For sale signs in front of homes could be headed for extinction.

First, they came for the love letters.

Now, for-sale signs, which once dotted city blocks on the regular, are on the real estate chopping block—and not just because inventory for home buyers in Portland proper is at near-record lows.

Part of the reason is technology, real estate agents say. The days when people drove up and down the blocks of neighborhoods where they wanted to live, hoping to spot a for-sale sign, are long gone.

Instead, these days, potential buyers walk into a house already knowing everything about its floor plan, its appliances, and the small details that can tip the decision to make an offer, from leaded-glass windows to raised garden beds, thanks to technology, the use of which has only accelerated during the pandemic.

“It’s more important than ever to have great photos, great video, a 3-D walk-through. When I go out with my clients, they know exactly what that room is going to look like,” says Calle Holmgren, owner and cofounder of Friday and Company in Portland. “The actual time spent inside is much smaller than it used to be. People have made up their minds before they get there. Before, we would have information that they didn’t have. Now, they have the same information, or many times they know even more about the homes. Our job now is to make sure it is a good investment and they get their offers accepted.”

The other reason for-sale signs might soon go by the wayside is a little grimmer, says Aimee Virnig, a principal broker with Windermere Realty Trust. In the past year, she and others say, putting out a for-sale sign is like signaling that a home is empty, and has led to more break-ins than in previous years.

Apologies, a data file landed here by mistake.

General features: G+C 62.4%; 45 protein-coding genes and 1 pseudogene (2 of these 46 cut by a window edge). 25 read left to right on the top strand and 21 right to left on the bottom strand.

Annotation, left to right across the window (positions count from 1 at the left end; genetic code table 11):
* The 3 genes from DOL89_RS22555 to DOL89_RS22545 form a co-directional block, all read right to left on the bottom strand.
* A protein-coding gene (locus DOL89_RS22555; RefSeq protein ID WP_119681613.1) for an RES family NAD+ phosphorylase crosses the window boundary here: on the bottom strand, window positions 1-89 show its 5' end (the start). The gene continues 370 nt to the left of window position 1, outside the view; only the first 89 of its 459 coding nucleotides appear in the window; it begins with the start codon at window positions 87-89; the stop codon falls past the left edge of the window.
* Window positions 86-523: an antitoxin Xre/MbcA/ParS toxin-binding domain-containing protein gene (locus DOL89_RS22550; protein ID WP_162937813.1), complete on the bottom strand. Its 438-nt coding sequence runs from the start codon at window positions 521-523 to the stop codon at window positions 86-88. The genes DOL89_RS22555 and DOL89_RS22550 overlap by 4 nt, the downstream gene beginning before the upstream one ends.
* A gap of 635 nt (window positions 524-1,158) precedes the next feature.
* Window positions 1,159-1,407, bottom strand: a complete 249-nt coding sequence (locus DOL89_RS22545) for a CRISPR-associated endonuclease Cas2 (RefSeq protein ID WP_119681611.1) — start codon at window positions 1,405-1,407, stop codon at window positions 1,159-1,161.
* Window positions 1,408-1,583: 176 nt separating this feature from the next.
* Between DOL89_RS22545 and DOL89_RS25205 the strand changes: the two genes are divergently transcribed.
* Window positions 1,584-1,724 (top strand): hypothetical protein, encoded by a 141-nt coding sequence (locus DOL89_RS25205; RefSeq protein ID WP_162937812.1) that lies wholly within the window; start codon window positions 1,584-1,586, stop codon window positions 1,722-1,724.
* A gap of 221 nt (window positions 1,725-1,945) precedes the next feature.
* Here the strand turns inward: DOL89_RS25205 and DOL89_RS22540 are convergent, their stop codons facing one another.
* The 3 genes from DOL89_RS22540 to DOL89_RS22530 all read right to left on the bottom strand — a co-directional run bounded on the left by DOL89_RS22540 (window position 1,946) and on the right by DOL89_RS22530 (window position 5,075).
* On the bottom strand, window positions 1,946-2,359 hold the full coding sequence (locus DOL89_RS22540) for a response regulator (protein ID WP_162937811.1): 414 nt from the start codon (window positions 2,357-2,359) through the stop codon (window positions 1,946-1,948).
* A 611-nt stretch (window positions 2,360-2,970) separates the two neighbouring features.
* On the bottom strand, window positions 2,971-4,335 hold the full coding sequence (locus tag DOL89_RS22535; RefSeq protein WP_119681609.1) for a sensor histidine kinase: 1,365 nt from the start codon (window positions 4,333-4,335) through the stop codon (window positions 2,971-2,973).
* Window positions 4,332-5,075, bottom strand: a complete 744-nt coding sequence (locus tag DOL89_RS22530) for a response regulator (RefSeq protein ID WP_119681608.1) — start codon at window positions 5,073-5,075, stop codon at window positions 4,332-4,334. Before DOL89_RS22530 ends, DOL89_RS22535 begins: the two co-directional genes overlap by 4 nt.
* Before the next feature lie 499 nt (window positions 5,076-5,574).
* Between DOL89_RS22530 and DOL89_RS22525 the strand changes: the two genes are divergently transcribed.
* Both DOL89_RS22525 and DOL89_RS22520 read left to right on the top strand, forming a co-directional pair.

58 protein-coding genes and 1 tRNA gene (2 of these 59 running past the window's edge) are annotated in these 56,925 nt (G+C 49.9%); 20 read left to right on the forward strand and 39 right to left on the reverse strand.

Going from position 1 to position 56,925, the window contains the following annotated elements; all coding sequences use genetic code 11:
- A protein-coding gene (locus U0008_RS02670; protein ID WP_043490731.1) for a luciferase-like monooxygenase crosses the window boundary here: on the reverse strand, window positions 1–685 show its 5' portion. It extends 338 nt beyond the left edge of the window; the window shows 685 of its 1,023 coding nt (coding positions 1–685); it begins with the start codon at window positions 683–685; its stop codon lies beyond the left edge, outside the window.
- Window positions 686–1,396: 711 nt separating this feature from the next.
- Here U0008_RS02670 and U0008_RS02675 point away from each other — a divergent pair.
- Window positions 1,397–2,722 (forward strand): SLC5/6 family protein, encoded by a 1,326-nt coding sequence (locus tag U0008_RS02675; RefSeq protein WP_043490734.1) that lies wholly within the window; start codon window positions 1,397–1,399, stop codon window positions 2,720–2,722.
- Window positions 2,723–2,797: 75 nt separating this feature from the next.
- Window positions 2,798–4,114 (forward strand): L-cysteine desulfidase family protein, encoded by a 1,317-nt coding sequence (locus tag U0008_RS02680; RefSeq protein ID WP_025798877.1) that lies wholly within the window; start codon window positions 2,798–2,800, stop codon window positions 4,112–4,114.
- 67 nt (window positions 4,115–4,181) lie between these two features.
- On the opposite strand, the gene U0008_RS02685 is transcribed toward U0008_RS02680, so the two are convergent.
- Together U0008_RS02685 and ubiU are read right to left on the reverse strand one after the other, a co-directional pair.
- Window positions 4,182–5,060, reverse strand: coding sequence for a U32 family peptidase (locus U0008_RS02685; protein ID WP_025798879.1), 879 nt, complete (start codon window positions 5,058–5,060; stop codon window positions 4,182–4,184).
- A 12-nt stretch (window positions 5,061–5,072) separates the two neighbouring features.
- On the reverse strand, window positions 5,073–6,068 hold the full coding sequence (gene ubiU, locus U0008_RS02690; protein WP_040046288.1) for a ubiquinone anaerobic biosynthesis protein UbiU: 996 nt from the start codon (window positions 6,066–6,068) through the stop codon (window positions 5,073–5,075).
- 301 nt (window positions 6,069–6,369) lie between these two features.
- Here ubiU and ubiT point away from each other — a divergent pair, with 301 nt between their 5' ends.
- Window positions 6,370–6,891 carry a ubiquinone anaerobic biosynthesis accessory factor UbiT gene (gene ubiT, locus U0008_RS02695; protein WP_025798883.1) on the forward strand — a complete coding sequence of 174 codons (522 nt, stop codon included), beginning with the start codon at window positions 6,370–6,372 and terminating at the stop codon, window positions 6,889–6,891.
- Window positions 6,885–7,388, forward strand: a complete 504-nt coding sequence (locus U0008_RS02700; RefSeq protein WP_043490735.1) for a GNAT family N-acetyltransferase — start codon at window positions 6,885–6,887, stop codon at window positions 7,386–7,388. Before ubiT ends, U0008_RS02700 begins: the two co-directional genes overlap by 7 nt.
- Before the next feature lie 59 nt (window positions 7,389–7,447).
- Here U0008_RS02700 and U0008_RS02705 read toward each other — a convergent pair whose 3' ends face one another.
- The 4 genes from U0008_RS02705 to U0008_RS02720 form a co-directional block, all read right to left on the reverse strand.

That’s especially tough if the home is staged, and has resulted in some losses for staging companies. Joanna Ontiveros, who owns Portland-based Linen and Thyme Staging, says of the five or six homes she’s staged that have had break-ins this year—most of them in close-in east-side neighborhoods, like Irvington and Laurelhurst—there are two distinct types of break-ins.

In the first, she says, basic household necessities get taken, like linens and towels and kitchenware items—she’s guessing, she says, by people in need. In the second, thieves have targeted higher-ticket items, like lamps or rugs or artwork.

“I have to say, it is shocking when it happens,” Ontiveros says. “You feel violated. Five or more years ago, I remember a little rash of them, maybe three. And then they stopped, until this past year.”

In each case, she says, she’s replaced the items lost, but it all adds up, particularly for a small business. (Ontiveros has two employees and also regularly hires movers.) 

Another item that used to act as a signal that a home was on the market and possibly vacant that’s on its way out is the front-door lockbox, Virnig says. Now, it is hidden away. In its place: yet more technology.

“Prepandemic, you’d get instructions for a house that was vacant with a lockbox and you could just show up. That never happens anymore,” she says. “Most Realtors now use an app called Showing Time, where you block out a 15- to 30-minute appointment.”

These days, she says, whether to hang out a for-sale sign is a client-by-client decision.

“And generally, with a vacant house, we are not going to put a sign up,” she says. “I think the real buyer is going to have come to the listing online.”

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